IPCC working group III recommends nearly quadrupling nuclear energy

A few of my pronuclear friends have been disappointed by the treatment of nuclear energy in the recently released final draft of the IPCC working group III Summary for policy makers. For example, Steve Aplin at Canadian Energy Issues thinks that the IPCC is prejudiced against nuclear energy.

While there may be some members of the body who don’t like nuclear energy very much, the rational, numerate members of IPCC working group III managed to slide some very important words past the dissenters in a way that makes me, as a lover of careful wording, want to praise their composition skills.

Policy makers should note that the word ‘nuclear’ appears 11 times in the summary. In four of those important passages, it is a key component of a short list of zero- and low-carbon energy sources.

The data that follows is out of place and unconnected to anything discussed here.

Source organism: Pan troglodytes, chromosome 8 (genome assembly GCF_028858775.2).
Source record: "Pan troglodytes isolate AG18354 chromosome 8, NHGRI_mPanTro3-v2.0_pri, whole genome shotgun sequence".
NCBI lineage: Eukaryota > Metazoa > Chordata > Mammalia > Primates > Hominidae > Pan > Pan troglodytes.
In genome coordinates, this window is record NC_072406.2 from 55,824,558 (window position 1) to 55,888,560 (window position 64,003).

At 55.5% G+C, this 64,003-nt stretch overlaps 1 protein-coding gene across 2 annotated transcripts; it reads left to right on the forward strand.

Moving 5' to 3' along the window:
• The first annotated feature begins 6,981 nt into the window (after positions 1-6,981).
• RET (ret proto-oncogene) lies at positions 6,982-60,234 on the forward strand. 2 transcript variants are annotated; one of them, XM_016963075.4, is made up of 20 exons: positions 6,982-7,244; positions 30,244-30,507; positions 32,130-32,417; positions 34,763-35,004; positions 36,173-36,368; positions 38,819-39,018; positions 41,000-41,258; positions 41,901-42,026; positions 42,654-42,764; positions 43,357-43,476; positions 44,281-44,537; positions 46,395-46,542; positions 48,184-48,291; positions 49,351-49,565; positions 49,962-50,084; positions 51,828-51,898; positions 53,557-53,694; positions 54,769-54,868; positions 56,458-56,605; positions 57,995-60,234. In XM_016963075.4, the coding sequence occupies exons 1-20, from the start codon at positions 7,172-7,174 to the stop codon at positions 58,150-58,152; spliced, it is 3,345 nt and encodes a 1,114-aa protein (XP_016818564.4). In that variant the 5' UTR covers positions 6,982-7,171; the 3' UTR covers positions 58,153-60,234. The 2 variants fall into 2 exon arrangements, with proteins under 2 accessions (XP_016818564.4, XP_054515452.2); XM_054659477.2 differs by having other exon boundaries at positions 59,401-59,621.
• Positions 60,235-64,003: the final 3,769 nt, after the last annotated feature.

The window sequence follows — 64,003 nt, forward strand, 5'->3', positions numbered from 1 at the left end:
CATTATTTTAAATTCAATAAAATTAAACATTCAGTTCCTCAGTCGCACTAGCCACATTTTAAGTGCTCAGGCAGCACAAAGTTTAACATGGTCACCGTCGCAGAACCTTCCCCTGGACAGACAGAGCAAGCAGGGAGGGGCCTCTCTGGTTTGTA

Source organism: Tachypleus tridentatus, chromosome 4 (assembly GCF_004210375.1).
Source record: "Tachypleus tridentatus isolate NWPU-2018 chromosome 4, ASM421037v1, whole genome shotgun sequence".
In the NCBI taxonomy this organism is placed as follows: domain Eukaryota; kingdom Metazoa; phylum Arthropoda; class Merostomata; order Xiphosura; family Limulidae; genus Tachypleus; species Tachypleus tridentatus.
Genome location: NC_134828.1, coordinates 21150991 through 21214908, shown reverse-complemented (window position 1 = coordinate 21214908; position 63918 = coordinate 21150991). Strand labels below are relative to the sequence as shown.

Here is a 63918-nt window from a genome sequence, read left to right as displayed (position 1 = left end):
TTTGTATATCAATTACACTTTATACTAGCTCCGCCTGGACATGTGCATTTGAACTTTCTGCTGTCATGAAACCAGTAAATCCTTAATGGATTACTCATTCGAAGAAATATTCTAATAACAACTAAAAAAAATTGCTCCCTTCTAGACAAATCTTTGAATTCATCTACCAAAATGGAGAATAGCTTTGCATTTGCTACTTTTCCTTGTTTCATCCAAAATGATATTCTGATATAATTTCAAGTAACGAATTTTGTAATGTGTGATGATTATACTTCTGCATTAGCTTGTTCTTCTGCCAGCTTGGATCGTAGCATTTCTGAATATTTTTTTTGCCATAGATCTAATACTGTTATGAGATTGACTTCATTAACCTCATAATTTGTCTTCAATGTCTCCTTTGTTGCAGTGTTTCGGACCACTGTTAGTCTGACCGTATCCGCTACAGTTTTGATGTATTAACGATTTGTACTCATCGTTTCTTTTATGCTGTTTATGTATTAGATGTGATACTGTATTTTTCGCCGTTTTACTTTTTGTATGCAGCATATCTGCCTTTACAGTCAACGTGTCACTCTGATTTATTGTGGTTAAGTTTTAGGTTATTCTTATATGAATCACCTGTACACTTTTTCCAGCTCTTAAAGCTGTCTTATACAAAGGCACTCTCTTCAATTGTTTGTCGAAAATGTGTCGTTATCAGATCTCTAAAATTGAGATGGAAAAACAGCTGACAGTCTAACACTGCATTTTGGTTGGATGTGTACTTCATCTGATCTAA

• At the global level scenarios reaching 450 ppm are also characterized by more rapid improvements in energy efficiency, a tripling to nearly a quadrupling of the share of zero- and low-carbon supply from renewables, nuclear energy AND fossil energy with carbon capture and storage (CCS) OR bioenergy with CCS (BECCS) by the year 2050. (p. 15)
  • Zero- and low-carbon energy supply includes renewables, nuclear energy, AND fossil energy with carbon dioxide capture and storage (CCS), OR bioenergy with CCS (BECCS). (p. 16)
  • In the majority of low-stabilization scenarios, the share of low-carbon electricity supply (comprising renewable energy (RE) nuclear AND CCS) increases from the current share of approximately 30% to more than 80% by 2050, AND fossil fuel power generation without CCS is phased out almost entirely by 2100. (p. 23)
  • annual investment in low-carbon electricity supply (i.e., renewables nuclear AND electricity generation with CCS) is projected to rise by about USD 147 (31-360) billion (median: +100% compared to 2010) (p. 29)

(Emphasis and capitalization of operators added.)